The baseball world is buzzing about ESPN’s recent decision to not renew Joe Morgan’s contract for Sunday Night Baseball after 21 years. Many are wondering if this has anything to do with Morgan’s near-legendary dislike and distrust of modern statistics, as satirized by the now defunct blog “Fire Joe Morgan.”

Joe Morgan was singled out unfairly, perhaps due to his prominent position on the flagship baseball program of the nation’s leading sports network, because there are certainly lots of color commentators throughout baseball who don’t like stats, or are otherwise just not very good, and many of them are much worse than Morgan ever was.

Morgan is a very genial, likeable guy, with a distinctive and warm broadcasting voice, which are two things a good color man needs, and he also happens to be a hall of famer and one of the greatest ballplayers of all time, so he certainly had some credentials.

But while I always liked Joe Morgan personally, I just couldn’t stand listening to him, and it actually didn’t come down to his distrust of stats. The main problem I had with Joe is that he just didn’t prepare enough for his broadcasts. He would routinely stumble over names, or say things about players that just weren’t true.

Sure, he knew a lot about certain players, especially ones on certain teams like the Yankees and Red Sox, but whenever my Dodgers were on Sunday Night Baseball, it was glaringly obvious that Joe Morgan didn’t know anything about any of the Dodgers players at all.

Most professional broadcasters know that they have to prepare for games. Vin Scully famously does about 3 hours of research before every game, familiarizing himself with the opposing team and all of their players, and even reading the local newspaper to see what local sportswriters are saying.

Good broadcasters seem like they know everything about every player in baseball, which of course is impossible, but that’s because they actually study up before the game. Joe Morgan never did that. At least, not very much. And it was obvious.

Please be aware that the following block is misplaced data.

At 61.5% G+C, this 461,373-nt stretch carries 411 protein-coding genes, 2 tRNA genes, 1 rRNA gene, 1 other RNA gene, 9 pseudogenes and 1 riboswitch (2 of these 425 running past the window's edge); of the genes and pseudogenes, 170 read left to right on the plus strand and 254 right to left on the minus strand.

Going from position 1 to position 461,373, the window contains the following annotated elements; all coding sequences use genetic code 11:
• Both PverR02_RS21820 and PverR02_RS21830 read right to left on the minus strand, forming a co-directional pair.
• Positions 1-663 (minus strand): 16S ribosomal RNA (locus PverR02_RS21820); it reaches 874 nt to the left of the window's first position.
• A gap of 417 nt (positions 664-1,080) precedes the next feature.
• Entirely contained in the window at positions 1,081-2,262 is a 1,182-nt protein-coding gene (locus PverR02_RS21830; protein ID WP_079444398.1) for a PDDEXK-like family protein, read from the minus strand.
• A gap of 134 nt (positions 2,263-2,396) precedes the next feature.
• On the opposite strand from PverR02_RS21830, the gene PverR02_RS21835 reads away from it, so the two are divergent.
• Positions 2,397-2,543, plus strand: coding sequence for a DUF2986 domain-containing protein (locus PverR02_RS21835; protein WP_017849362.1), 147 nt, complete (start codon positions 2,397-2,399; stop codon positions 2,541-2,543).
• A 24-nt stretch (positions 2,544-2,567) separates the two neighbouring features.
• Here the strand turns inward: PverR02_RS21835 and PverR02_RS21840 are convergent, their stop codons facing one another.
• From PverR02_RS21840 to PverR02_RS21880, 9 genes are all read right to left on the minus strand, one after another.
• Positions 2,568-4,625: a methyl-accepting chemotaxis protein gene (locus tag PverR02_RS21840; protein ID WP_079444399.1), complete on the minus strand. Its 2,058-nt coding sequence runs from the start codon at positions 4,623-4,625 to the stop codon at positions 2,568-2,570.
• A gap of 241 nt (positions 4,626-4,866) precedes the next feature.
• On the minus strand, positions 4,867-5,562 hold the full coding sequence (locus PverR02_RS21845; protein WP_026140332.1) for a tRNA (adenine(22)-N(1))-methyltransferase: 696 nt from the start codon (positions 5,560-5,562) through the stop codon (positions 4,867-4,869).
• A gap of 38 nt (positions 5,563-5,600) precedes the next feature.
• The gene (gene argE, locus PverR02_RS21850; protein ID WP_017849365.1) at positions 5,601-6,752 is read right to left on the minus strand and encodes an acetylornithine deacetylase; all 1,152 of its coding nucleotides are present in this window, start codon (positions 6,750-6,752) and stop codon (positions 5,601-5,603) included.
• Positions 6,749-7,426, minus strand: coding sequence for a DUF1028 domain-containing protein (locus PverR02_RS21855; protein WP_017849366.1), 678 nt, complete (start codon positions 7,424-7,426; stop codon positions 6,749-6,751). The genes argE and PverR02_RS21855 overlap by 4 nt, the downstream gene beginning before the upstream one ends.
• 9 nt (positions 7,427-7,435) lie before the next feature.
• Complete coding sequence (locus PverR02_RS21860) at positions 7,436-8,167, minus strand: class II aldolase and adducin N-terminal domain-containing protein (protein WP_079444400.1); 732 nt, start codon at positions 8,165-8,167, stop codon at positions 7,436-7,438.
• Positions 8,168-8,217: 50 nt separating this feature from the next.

It’s really too bad, because there are so many extremely competent broadcasters grinding out there in the minor leagues just dying to get a crack at a major league broadcaster job, but these networks always go and give the color jobs to some incompetent former major leaguer, whether it’s Joe Morgan or somebody else. And as I said, Joe was hardly even the worst case.

It’s a shame. They should let professional broadcasters broadcast, and let former major leaguers just be former major leaguers. Like I said, my main problem with Joe was not that he didn’t believe in modern stats, but rather that he was unprofessional. He didn’t prepare for games.

6 Responses to “The problem with Joe Morgan was not that he didn’t like stats”

  1. Made more frustrating by the fact that he didn’t exactly have much to do the other 6 days of the week.

  2. You’re in hell and the only two color commentary guys are Tim McCarver or Joe Morgan, who do you take?

    • Morgan, easy. Morgan is not all bad, he does offer at least some insight on occasion, plus the benefit of having been a world-class MLB player. Morgan doesn’t automatically resort to clich├ęs at every turn, and sometimes takes a stance opposing the conventional wisdom, even if not for the right reasons. He has a nice voice. McCarver is simply the bottom of the barrel.

  3. Morgan also says things that don’t really make sense. Like in August of this year when he commented on a pitch called for a strike with two outs in the first inning. Something to the effect of: “That’s the best pitch he’s made all game.”

    I’m not going to miss Jon Miller, either. Nice guys, sure, but they make you wear out the mute button.

  4. Lets just hope they aren’t replaced with the John Stirling, Michael Kay and Susyn Waldman, although, having somebody cry and break out into hysterics whenever somebody was seen in the owner’s booth would be hillarious.


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